The American Institute of Architects (AIA) on March 22 filed comments in a Federal Emergency Management Agency’s (FEMA) rule-making proceeding, supporting in concept the establishment of a disaster deductible for states and local governments in lieu of raising the threshold for disaster declarations.
“The deductible concept has merit as long as it is leveraged to have the greatest long-term impact for all,” the filing states.
According to the AIA, state and local governments can significantly increase their ability to withstand adverse events and disasters—thereby reducing the need for the federal government to continue to make costly disaster declarations—by adopting building codes, standards and rating systems as a method to improve building quality, performance and resilience.
In its comments, the AIA calls for the incorporation of land use and planning decisions as a prerequisite for safe buildings and exploring opportunities to leverage private sector programs for enhanced capacity.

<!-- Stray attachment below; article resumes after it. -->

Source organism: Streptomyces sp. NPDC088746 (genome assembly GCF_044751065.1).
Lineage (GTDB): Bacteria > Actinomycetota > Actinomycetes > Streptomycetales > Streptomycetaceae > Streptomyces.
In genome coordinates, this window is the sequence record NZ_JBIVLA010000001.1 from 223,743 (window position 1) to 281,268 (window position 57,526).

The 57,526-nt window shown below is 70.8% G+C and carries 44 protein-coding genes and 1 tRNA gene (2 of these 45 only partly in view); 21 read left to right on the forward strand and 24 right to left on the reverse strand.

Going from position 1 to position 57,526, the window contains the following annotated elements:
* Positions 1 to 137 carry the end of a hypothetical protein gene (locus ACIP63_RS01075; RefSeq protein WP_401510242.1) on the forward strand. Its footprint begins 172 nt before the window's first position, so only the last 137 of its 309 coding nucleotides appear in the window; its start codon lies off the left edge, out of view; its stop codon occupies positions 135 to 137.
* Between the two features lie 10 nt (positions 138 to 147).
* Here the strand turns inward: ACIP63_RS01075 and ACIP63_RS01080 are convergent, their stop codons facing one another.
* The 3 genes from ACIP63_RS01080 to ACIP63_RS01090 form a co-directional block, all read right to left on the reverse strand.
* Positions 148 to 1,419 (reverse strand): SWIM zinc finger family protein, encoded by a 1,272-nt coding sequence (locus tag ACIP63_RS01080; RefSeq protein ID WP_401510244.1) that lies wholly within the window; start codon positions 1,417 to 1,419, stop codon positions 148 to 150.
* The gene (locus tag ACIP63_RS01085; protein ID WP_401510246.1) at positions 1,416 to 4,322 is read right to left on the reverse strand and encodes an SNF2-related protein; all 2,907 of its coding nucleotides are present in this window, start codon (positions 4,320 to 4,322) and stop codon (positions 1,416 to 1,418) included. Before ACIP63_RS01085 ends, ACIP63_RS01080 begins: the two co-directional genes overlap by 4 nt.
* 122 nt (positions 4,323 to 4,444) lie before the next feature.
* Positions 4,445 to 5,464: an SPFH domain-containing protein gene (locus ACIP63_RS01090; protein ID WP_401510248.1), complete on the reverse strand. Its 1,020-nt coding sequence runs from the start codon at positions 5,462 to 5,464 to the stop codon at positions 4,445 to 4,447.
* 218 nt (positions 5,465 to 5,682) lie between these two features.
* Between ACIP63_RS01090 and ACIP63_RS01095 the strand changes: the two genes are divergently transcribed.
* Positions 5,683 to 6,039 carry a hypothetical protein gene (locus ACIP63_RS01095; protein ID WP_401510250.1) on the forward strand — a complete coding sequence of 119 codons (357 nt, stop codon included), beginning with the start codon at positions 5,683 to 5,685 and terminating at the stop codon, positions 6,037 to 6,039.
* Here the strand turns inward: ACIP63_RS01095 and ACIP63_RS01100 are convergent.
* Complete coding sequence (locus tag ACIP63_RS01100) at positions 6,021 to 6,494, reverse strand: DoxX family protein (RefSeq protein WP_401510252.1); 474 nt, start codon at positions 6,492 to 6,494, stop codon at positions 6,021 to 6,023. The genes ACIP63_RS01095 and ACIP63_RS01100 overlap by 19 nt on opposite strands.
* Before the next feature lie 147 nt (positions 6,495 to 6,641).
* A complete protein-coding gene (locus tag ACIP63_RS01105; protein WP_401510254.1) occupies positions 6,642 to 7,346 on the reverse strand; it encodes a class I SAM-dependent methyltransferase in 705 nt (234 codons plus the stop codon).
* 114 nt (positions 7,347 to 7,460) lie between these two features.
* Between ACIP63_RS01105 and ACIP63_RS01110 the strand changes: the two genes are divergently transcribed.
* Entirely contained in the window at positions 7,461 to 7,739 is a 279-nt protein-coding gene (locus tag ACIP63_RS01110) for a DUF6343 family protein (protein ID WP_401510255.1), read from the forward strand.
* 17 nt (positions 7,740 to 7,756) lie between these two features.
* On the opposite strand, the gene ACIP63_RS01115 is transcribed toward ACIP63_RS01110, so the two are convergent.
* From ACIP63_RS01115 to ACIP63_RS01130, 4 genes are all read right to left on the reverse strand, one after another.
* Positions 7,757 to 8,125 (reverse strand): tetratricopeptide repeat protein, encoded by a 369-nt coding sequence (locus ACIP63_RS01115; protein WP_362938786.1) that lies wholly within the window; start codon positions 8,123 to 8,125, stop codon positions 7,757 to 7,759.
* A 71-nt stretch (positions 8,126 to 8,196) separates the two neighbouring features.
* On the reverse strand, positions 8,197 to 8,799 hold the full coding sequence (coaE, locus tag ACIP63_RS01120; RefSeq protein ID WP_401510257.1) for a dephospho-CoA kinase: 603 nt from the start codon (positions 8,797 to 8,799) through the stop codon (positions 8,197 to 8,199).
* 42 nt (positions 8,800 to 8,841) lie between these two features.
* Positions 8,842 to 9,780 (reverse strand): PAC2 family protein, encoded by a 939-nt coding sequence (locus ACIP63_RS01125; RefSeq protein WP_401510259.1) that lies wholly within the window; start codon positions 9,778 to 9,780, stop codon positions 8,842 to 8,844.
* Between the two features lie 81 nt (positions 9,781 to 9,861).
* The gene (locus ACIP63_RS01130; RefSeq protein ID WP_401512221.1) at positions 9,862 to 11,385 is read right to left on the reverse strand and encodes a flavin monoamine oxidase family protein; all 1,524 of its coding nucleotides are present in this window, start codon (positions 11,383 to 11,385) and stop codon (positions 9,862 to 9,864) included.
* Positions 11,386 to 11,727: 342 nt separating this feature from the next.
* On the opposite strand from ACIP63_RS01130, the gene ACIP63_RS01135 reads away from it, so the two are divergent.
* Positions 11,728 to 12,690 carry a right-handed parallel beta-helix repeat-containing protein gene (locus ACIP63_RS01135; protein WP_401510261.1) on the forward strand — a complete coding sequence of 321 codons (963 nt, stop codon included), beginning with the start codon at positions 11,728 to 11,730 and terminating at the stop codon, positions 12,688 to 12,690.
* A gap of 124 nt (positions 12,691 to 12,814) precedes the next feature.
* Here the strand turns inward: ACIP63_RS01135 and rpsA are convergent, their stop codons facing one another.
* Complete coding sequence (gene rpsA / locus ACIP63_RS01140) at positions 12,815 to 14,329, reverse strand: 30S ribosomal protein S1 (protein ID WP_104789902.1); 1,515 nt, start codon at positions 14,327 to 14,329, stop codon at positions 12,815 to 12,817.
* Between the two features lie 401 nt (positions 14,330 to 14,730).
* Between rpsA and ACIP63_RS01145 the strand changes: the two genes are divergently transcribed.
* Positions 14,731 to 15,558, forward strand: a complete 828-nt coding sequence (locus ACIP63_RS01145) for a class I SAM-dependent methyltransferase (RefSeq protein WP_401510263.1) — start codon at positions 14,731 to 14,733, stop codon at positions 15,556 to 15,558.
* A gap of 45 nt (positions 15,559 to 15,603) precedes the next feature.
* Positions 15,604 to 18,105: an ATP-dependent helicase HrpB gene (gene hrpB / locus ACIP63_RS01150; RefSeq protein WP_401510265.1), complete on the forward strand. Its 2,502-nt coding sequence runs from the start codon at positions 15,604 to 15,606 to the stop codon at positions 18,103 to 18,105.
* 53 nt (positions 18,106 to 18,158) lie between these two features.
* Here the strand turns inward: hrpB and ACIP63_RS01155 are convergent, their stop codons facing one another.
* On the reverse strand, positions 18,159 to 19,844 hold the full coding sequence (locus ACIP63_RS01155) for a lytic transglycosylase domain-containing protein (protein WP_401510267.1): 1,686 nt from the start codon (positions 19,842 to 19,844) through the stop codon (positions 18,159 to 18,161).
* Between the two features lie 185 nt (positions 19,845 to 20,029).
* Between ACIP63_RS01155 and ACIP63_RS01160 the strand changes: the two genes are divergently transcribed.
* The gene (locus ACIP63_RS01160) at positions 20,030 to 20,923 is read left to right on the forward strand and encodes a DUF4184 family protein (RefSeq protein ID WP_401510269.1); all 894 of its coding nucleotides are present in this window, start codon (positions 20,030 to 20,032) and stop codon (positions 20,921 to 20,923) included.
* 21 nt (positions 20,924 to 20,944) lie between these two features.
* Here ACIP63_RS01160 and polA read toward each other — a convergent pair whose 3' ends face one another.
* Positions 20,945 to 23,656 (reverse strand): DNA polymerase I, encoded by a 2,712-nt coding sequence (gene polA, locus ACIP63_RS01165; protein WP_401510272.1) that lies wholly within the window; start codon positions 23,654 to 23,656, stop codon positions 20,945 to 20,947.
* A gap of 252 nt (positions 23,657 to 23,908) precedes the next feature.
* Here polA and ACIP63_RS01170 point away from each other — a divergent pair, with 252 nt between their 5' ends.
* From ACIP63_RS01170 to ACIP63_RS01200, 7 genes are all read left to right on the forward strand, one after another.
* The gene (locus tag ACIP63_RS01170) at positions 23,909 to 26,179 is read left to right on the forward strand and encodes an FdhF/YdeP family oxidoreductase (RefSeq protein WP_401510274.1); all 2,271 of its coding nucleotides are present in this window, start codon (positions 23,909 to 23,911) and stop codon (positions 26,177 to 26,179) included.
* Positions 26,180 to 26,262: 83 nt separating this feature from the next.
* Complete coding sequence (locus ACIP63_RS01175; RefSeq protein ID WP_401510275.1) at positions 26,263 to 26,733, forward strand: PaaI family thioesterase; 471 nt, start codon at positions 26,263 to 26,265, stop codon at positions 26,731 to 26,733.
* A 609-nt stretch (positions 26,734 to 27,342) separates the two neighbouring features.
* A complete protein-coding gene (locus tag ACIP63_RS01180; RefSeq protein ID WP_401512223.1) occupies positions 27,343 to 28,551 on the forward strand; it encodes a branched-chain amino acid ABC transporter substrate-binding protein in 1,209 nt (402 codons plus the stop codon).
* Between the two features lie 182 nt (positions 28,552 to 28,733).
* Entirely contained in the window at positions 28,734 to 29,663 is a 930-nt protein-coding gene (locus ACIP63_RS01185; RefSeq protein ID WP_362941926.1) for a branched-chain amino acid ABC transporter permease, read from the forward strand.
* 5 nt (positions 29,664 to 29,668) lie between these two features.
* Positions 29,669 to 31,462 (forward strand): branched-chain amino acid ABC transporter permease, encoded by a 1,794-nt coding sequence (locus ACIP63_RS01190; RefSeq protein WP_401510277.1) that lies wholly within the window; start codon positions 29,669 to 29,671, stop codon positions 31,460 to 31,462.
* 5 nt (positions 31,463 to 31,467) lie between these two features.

“A resilient building in a non-resilient community is not resilient,’ the filing states. “It is critical that community plans, hazard maps, and land use and zoning regulations reflect a cohesive objective of limiting development in vulnerable areas and encouraging migration to low-risk areas.”
In its rule-making, FEMA is considering the establishment of a disaster deductible that would require a predetermined level of financial or other commitment from recipients such as state and local governments before the agency would provide assistance under the Public Assistance Program when authorized by a Presidential major disaster declaration. The overall goal is to reduce the burden on taxpayers through mitigation incentives and risk-informed decisions that promote resilience.